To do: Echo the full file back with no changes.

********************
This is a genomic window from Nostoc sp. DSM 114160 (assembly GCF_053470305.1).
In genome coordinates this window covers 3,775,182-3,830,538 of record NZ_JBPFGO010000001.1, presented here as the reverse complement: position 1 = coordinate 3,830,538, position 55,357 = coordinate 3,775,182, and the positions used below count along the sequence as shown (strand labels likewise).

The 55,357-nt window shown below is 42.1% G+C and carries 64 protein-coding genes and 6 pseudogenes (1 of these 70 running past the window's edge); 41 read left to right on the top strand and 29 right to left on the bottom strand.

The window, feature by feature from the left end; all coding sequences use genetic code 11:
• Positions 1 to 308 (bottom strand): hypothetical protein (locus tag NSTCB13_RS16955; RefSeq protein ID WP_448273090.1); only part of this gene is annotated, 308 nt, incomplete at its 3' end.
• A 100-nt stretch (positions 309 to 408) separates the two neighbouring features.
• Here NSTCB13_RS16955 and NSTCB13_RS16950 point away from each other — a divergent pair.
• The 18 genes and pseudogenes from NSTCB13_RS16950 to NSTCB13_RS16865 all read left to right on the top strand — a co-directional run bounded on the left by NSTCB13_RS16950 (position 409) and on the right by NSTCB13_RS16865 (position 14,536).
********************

This is a genomic window from Nostoc sp. DSM 114160 (assembly GCF_053470305.1).
In genome coordinates this window covers 3,775,182-3,830,538 of record NZ_JBPFGO010000001.1, presented here as the reverse complement: position 1 = coordinate 3,830,538, position 55,357 = coordinate 3,775,182, and the positions used below count along the sequence as shown (strand labels likewise).

The 55,357-nt window shown below is 42.1% G+C and carries 64 protein-coding genes and 6 pseudogenes (1 of these 70 running past the window's edge); 41 read left to right on the top strand and 29 right to left on the bottom strand.

The window, feature by feature from the left end; all coding sequences use genetic code 11:
• Positions 1 to 308 (bottom strand): hypothetical protein (locus tag NSTCB13_RS16955; RefSeq protein ID WP_448273090.1); only part of this gene is annotated, 308 nt, incomplete at its 3' end.
• A 100-nt stretch (positions 309 to 408) separates the two neighbouring features.
• Here NSTCB13_RS16955 and NSTCB13_RS16950 point away from each other — a divergent pair.
• The 18 genes and pseudogenes from NSTCB13_RS16950 to NSTCB13_RS16865 all read left to right on the top strand — a co-directional run bounded on the left by NSTCB13_RS16950 (position 409) and on the right by NSTCB13_RS16865 (position 14,536).